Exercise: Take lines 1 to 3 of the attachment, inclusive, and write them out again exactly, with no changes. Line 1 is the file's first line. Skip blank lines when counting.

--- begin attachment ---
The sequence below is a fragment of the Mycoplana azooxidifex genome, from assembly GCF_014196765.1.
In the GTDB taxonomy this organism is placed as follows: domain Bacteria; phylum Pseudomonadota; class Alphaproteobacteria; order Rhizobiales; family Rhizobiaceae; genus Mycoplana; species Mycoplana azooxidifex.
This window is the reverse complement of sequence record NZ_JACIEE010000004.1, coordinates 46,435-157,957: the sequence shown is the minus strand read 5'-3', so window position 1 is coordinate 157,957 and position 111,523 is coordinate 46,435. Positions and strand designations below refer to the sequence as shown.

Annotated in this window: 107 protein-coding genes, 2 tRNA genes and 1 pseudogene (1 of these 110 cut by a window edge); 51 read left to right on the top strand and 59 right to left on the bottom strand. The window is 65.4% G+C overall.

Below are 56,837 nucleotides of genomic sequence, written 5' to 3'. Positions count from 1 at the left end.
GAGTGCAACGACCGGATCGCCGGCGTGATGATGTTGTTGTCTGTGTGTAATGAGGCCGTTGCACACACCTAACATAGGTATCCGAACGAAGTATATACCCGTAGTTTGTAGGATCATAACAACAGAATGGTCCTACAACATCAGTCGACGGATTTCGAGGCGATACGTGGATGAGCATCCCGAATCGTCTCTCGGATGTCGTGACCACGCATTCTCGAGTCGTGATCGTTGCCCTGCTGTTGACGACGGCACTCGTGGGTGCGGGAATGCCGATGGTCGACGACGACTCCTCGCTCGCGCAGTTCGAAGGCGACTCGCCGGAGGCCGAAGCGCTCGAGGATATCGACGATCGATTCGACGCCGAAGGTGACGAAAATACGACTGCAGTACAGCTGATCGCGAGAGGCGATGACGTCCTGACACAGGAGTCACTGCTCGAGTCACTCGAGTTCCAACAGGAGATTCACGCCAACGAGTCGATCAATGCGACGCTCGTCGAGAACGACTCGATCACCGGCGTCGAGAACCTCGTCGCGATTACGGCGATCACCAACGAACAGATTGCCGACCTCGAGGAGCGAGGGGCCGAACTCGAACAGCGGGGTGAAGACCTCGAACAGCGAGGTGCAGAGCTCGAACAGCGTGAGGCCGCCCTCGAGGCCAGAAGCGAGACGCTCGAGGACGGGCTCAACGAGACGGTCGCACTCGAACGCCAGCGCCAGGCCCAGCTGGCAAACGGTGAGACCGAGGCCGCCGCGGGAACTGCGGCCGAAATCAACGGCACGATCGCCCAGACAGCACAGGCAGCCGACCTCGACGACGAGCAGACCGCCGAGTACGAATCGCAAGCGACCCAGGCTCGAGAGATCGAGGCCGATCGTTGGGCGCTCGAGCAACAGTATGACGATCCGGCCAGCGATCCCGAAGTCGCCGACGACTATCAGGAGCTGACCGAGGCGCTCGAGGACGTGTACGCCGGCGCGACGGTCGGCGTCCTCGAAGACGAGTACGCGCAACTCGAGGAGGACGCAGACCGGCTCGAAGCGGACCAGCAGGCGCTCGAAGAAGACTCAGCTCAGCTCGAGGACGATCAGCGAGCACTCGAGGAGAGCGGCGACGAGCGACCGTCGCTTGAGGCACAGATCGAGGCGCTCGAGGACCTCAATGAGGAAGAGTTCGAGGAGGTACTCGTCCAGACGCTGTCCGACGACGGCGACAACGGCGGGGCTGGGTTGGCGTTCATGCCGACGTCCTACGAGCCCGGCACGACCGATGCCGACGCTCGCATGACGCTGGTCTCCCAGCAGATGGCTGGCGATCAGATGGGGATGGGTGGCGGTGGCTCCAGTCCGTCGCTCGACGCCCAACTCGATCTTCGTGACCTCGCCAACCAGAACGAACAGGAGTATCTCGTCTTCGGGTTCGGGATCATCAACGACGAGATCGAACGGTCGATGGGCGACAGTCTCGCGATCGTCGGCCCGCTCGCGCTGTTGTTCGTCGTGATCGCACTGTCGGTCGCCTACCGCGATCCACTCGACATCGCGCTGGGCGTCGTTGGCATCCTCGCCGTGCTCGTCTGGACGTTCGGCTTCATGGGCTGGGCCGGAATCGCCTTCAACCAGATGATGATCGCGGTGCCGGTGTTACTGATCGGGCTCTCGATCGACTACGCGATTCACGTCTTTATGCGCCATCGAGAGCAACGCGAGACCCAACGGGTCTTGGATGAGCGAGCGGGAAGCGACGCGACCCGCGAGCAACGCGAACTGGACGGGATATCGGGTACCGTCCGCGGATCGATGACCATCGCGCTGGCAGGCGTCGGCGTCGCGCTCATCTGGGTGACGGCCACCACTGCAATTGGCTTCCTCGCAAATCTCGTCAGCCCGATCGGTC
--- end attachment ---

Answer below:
The sequence below is a fragment of the Mycoplana azooxidifex genome, from assembly GCF_014196765.1.
In the GTDB taxonomy this organism is placed as follows: domain Bacteria; phylum Pseudomonadota; class Alphaproteobacteria; order Rhizobiales; family Rhizobiaceae; genus Mycoplana; species Mycoplana azooxidifex.
This window is the reverse complement of sequence record NZ_JACIEE010000004.1, coordinates 46,435-157,957: the sequence shown is the minus strand read 5'-3', so window position 1 is coordinate 157,957 and position 111,523 is coordinate 46,435. Positions and strand designations below refer to the sequence as shown.